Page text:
Bread to Eat and a Garment to Wear
צילום: פלאש90
Translation by Yehoshua Siskin
And Jacob uttered a vow, saying, “If God will be with me, and He will guard me on this way, upon which I am going, and He will give me bread to eat and a garment to wear.” (Genesis 28:20)
Chani Weinroth, of blessed memory, in her book “Shabbat Shalom Chani,” commented on the verse above as follows: “This is not just about making do with little, with bread and a garment alone. Yaakov emphasizes ‘bread to eat and a garment to wear.’ Isn’t it obvious that bread is meant to eat and a garment is meant to wear? But this is not always possible. What if someone has 1000 pieces of clothing in his closet but he is hospitalized and can only wear hospital pajamas? What if someone has all the food in the world but suffers from nausea after medical treatment, how is that food of any benefit to him?  What Yaakov is actually saying is this: ‘Bless me with bread to eat and a garment to wear.’ It’s a call to be blessed with the ability to notice and to value what you have. You should never take for granted that just because you have bread, you can eat it or just because you have clothes, you can wear them. There are people who have everything, including good health, but feel they have nothing. To see what you have and to be able to enjoy and appreciate it – that is the blessing Yaakov desires.”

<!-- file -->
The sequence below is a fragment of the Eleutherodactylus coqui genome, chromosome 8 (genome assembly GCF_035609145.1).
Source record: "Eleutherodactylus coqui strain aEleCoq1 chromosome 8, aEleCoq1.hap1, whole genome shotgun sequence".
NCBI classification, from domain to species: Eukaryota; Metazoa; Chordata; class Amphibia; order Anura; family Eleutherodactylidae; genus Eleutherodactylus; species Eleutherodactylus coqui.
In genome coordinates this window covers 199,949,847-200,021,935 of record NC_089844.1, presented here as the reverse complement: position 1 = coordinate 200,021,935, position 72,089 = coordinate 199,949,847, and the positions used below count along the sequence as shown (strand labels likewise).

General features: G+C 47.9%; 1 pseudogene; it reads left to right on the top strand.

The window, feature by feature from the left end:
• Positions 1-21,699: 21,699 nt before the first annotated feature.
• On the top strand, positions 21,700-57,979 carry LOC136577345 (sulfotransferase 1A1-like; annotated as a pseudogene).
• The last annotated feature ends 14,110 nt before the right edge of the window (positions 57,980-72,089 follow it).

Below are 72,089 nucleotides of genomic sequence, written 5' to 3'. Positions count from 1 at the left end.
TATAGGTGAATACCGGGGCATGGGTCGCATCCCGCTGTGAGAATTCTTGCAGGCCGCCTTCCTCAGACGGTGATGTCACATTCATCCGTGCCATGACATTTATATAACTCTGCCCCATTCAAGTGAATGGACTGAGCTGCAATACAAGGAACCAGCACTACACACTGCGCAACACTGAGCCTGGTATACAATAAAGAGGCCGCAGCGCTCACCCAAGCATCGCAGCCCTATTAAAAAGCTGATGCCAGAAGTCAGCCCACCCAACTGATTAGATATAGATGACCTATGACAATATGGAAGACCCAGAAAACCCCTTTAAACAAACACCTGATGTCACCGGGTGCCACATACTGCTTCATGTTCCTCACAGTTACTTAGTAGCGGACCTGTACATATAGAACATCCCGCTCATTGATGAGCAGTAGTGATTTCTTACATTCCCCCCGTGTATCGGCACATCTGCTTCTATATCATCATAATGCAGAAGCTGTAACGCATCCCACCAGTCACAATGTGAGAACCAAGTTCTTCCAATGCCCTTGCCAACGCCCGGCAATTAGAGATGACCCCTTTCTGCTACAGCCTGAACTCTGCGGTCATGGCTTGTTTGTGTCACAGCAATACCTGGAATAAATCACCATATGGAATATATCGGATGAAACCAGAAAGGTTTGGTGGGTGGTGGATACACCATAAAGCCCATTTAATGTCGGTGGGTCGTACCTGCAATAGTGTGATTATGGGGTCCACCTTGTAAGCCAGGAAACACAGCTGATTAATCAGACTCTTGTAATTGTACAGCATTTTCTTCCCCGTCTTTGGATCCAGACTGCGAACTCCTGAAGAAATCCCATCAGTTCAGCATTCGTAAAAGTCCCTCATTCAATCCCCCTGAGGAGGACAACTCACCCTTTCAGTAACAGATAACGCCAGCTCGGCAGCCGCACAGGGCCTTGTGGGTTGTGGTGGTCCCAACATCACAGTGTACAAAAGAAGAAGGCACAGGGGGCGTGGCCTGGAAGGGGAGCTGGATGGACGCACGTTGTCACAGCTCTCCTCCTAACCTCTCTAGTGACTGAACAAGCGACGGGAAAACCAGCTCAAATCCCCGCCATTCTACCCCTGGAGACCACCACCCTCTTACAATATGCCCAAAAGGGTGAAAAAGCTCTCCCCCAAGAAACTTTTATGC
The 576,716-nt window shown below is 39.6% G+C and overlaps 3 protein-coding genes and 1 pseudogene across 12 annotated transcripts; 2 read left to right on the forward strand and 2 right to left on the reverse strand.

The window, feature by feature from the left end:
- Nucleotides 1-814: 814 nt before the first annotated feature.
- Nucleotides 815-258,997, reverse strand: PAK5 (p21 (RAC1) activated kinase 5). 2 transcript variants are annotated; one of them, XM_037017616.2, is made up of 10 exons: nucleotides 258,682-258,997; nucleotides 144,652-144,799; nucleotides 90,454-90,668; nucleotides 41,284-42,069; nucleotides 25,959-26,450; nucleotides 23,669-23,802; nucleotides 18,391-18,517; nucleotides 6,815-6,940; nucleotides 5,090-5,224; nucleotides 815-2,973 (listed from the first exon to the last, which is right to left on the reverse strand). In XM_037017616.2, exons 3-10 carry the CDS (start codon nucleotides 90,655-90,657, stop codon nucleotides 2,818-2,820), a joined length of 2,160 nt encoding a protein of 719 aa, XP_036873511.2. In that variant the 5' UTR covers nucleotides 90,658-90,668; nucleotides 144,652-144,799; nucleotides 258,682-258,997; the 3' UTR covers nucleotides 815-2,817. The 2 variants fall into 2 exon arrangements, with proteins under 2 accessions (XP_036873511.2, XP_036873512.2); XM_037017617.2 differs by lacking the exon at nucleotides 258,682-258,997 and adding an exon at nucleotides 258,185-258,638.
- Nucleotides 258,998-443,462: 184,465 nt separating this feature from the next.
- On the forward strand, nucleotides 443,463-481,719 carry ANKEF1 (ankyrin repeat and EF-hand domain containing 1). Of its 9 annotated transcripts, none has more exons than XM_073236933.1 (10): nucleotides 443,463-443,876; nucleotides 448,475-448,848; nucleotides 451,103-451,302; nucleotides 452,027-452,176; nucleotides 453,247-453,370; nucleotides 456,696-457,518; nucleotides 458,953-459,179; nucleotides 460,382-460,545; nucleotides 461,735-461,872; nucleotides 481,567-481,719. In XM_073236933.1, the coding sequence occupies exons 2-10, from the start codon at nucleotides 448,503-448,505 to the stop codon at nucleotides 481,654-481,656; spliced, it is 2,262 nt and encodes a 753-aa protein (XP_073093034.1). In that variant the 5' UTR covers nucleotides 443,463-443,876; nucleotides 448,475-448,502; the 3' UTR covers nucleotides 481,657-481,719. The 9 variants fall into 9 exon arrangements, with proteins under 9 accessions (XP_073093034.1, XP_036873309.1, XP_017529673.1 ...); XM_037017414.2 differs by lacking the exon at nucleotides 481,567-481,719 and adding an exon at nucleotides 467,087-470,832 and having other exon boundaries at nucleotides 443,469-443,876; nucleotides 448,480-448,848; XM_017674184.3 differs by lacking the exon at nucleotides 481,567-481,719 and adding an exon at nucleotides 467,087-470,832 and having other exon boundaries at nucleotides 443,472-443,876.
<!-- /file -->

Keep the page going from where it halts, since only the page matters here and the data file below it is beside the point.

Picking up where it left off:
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סיון רהב-מאיר

Sivan Rahav-Meir is a media personality and lecturer. Married to Yedidya, the mother of five. Lives in Jerusalem. She works for Israel TV news, writes a column for Yediot Aharonot newspaper, and hosts a weekly radio show on Galei Zahal (Army Radio). Her lectures on the weekly Torah portion are attended by hundreds and the live broadcast attracts thousands more listeners throughout the world.
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